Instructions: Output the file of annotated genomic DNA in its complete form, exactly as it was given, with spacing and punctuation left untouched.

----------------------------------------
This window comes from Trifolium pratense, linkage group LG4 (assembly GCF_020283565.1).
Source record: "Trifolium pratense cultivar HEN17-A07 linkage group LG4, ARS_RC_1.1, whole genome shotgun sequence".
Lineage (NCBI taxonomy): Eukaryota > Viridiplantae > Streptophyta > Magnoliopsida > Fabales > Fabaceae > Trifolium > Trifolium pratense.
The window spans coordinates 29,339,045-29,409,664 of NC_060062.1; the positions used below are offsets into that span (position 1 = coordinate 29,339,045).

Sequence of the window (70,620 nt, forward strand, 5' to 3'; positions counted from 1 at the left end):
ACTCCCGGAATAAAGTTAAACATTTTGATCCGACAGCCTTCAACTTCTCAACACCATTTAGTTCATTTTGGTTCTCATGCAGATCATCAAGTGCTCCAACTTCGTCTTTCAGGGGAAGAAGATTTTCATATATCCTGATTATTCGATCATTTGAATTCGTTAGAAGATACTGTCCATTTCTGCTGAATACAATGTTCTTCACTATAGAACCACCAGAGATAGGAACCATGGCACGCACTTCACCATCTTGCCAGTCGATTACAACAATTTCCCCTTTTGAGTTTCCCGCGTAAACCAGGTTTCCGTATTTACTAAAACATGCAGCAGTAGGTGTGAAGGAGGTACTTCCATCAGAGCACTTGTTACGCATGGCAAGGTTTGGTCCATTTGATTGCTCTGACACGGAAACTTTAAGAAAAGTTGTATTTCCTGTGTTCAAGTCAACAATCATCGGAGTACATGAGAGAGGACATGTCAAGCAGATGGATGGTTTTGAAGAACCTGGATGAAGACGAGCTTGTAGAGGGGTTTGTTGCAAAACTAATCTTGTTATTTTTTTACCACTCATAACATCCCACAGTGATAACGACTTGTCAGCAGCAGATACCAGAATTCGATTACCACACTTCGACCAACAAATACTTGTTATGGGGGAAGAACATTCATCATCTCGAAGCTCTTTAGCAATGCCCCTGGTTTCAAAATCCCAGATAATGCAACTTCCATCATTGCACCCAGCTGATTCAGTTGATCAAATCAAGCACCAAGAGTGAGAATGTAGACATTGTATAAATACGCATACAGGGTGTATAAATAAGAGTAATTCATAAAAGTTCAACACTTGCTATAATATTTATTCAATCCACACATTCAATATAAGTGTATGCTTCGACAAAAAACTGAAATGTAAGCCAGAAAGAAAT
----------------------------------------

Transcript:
This window comes from Trifolium pratense, linkage group LG4 (assembly GCF_020283565.1).
Source record: "Trifolium pratense cultivar HEN17-A07 linkage group LG4, ARS_RC_1.1, whole genome shotgun sequence".
Lineage (NCBI taxonomy): Eukaryota > Viridiplantae > Streptophyta > Magnoliopsida > Fabales > Fabaceae > Trifolium > Trifolium pratense.
The window spans coordinates 29,339,045-29,409,664 of NC_060062.1; the positions used below are offsets into that span (position 1 = coordinate 29,339,045).

Sequence of the window (70,620 nt, forward strand, 5' to 3'; positions counted from 1 at the left end):
ACTCCCGGAATAAAGTTAAACATTTTGATCCGACAGCCTTCAACTTCTCAACACCATTTAGTTCATTTTGGTTCTCATGCAGATCATCAAGTGCTCCAACTTCGTCTTTCAGGGGAAGAAGATTTTCATATATCCTGATTATTCGATCATTTGAATTCGTTAGAAGATACTGTCCATTTCTGCTGAATACAATGTTCTTCACTATAGAACCACCAGAGATAGGAACCATGGCACGCACTTCACCATCTTGCCAGTCGATTACAACAATTTCCCCTTTTGAGTTTCCCGCGTAAACCAGGTTTCCGTATTTACTAAAACATGCAGCAGTAGGTGTGAAGGAGGTACTTCCATCAGAGCACTTGTTACGCATGGCAAGGTTTGGTCCATTTGATTGCTCTGACACGGAAACTTTAAGAAAAGTTGTATTTCCTGTGTTCAAGTCAACAATCATCGGAGTACATGAGAGAGGACATGTCAAGCAGATGGATGGTTTTGAAGAACCTGGATGAAGACGAGCTTGTAGAGGGGTTTGTTGCAAAACTAATCTTGTTATTTTTTTACCACTCATAACATCCCACAGTGATAACGACTTGTCAGCAGCAGATACCAGAATTCGATTACCACACTTCGACCAACAAATACTTGTTATGGGGGAAGAACATTCATCATCTCGAAGCTCTTTAGCAATGCCCCTGGTTTCAAAATCCCAGATAATGCAACTTCCATCATTGCACCCAGCTGATTCAGTTGATCAAATCAAGCACCAAGAGTGAGAATGTAGACATTGTATAAATACGCATACAGGGTGTATAAATAAGAGTAATTCATAAAAGTTCAACACTTGCTATAATATTTATTCAATCCACACATTCAATATAAGTGTATGCTTCGACAAAAAACTGAAATGTAAGCCAGAAAGAAAT